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Career Coaching: A Reality Check

By Pepper de Callier


Full disclosure notice: I’m a fan of coaching and I have been since I was a youngster growing up in the farmland of the central United States when I first heard the unmistakable voice of a man who was later described as the most broadcast man on the planet, Earl Nightingale. He was on something like 500 radio stations with his program Our Changing World. Earl was a human potentialist—he believed we all had something special to contribute and he dedicated his life to helping people find their own special talents and to motivating them to use those talents. Thirty years later, as a magazine publisher, I met Earl when we were doing an article on him. We became friends and I had the extreme good fortune of getting to spend time with him over lunches, dinners, and tea. Knowing him changed my life in some ways and helped me better understand myself and what was important to me. He was a great coach just by his example.

Over the years I have been very fortunate to have known some wonderful mentors and people with whom I could discuss, debate, learn from and gain insights into many of life’s questions as well as how I was being perceived by others. These people helped me formulate, refine and understand my values and goals in life and business, and, more importantly, they gently pushed me to act on them. In addition, they were never afraid to look straight at me and say, “Pepper, you’re dead wrong on this one.” They were all very different people, but the one thing they all had in common was that I truly respected who they were as human beings, how they conducted themselves and how they thought. I was drawn to them—I wanted to emulate certain aspects of their behavior and approach to life and business.

All of which brings me to the key question I would ask those of you who are considering engaging a coach: How well do you know this person and how they think? Were you referred to them by someone you know and respect who has used their services and can give you some insights? Have you read something they’ve written?

I’m not talking about the firm they work for or the coaching method in which they’ve been trained, which may indeed be impressive. I’m talking about how well you know how they think and what their personal experience and values are. What probing questions have you asked this person? When you engage a coach you are placing one of the single most valuable assets you will ever manage into the hands of someone else with the hopes that they will increase its value. You owe it to yourself to know who that person is. What have been the high and low points in their careers? How did they handle them and what did they learn from them? What is it about their life experience that applies to your needs? This helps you establish a three-dimensional view of the person and how they respond to life’s lessons. Look, we all have plateaus, hills, and valleys throughout our careers and lives. This is normal. It’s what we do with those experiences that become the true predictors of our future. Failure, for example, in many cases is the sine qua non of success, but only if its lessons are learned and applied. Conversely, success has been the ruin of many careers when it is not understood, respected and, even distrusted at times.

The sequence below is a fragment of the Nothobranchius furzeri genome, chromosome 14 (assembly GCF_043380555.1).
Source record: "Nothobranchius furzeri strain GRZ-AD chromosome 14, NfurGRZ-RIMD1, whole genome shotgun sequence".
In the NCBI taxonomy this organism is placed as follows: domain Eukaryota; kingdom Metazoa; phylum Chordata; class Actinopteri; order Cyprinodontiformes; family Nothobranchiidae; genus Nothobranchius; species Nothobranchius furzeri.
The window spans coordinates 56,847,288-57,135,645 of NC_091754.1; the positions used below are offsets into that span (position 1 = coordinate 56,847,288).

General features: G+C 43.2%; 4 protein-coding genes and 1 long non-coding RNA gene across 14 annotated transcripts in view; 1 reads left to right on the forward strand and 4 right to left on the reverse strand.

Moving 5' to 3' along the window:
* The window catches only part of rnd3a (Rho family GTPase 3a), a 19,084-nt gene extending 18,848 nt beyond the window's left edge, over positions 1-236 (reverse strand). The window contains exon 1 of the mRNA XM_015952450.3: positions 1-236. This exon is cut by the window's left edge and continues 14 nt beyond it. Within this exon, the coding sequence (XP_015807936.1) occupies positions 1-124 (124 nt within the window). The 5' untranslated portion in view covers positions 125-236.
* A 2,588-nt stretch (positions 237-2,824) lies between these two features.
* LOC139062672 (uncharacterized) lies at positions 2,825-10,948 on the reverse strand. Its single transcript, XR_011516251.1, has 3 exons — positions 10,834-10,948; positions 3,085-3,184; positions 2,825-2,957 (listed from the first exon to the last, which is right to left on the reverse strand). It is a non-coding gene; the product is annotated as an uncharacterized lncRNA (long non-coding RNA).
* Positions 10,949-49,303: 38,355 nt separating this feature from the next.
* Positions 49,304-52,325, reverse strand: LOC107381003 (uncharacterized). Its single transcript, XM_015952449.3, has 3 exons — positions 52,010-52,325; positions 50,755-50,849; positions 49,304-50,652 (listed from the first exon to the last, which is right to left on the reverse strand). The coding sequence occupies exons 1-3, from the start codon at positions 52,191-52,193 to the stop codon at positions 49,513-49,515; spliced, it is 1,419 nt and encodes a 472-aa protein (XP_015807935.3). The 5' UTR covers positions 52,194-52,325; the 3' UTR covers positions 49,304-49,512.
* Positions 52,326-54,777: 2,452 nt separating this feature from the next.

Now, let’s look at the other side of the coaching process: you.

I have been a coach and mentor to a number of people over the past thirty years and I can tell you this: being coached is not a spectator event. Before engaging a coach ask yourself a few questions: Are you willing to be completely open and honest with someone about who you are and what you want to accomplish in life? Are you willing to examine your deficits and leave your ego at the door when discussing an objective view of you through the eyes of others? Are you committed to trying new behaviors when appropriate? Will you dedicate the time to read, reflect on, and question this experience called coaching? I would equate the commitment to being coached to that of learning a new language or learning to play an instrument. You wouldn’t expect to get the most out of these two experiences without considerable effort and that’s just the way you should view your involvement in coaching. Are you ready for that?

If you’re ready to make that commitment and conduct the due diligence required in selecting the right coach for you, get ready for a life-changing experience that you will benefit from for years to come.


About the Author: Pepper de Callier is one of the most respected senior executive coaches and authorities on leadership in Europe. Learn more about him at www.pragueleadershipinstitute.com

*These are reprints from Pepper de Callier‘s newspaper column in Hospodarske noviny.
 
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